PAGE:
Sheffield black poplar planting aims to establish breeding population

A Sheffield City Council initiative is aiming to boost populations of a threatened native tree.

Image: Daniel Jolivet (CC BY 2.0)
Image: Daniel Jolivet (CC BY 2.0)

Community forestry officer Angus Hunter has been working to bring the black poplar back back to the city, planting 11 specimens in its river valleys.

He said: "Black poplar is generally a tree of Southern river valleys but, with the planet warming, its distribution will move northward with the rising temperatures.

"By planting trees with a more southerly distribution, Sheffield City Council is future- proofing its tree stock for global warming, whilst helping preserve this rare native tree."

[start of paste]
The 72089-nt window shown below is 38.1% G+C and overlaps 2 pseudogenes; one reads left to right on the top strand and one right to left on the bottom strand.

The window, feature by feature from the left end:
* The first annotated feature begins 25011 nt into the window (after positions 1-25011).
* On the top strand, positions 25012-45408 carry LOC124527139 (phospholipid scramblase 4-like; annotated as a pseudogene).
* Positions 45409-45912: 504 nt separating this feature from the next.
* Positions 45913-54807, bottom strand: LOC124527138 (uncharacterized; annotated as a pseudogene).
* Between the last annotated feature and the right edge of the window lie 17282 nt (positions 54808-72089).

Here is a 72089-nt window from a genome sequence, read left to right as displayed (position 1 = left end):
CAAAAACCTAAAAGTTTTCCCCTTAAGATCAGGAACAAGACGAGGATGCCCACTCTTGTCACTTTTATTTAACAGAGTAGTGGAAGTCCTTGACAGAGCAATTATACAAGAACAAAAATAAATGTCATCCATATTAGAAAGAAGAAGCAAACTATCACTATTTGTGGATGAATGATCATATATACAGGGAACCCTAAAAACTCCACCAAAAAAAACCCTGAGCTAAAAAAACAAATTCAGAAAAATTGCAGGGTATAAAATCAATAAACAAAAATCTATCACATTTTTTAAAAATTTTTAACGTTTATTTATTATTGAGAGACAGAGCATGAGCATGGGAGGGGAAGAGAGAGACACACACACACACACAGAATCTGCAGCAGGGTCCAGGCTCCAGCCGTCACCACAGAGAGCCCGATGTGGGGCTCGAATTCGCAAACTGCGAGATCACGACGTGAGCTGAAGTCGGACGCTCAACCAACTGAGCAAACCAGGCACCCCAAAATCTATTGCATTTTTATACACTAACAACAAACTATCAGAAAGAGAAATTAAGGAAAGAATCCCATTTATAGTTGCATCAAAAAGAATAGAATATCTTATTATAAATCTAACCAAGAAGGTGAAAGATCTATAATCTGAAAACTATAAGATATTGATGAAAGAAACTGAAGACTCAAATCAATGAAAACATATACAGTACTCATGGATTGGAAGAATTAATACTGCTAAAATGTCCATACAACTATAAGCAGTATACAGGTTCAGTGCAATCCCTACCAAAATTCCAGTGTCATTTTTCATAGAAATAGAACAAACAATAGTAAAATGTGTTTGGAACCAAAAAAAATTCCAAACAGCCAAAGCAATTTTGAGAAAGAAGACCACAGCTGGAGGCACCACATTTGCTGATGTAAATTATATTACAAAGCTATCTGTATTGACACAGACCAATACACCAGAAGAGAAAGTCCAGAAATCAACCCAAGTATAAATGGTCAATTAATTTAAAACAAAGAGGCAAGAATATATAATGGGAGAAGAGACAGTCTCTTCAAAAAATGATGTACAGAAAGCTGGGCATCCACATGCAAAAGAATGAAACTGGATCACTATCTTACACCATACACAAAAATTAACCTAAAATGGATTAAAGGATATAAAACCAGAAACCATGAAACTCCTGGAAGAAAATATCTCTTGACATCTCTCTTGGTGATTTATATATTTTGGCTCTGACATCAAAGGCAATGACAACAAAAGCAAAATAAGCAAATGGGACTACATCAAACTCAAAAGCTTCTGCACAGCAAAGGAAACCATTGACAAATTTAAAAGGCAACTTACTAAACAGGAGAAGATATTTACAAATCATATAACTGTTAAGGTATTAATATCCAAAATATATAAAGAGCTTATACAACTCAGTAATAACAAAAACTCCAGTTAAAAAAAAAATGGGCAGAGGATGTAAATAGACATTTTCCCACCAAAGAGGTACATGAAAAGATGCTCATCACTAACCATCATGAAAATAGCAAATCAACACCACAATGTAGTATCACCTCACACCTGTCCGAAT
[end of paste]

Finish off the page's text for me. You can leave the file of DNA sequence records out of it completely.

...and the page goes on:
There are fewer than 1,000 mature UK black poplars (Populus nigra) in the wild, mostly growing in isolation and widely dispersed. They are most prevalent in Cheshire, Somerset and East Anglia, making wild pollination unlikely.

In the long term, Hunter hopes to create groups of both male and female trees from different genetic sources to establishing a viable breeding population.


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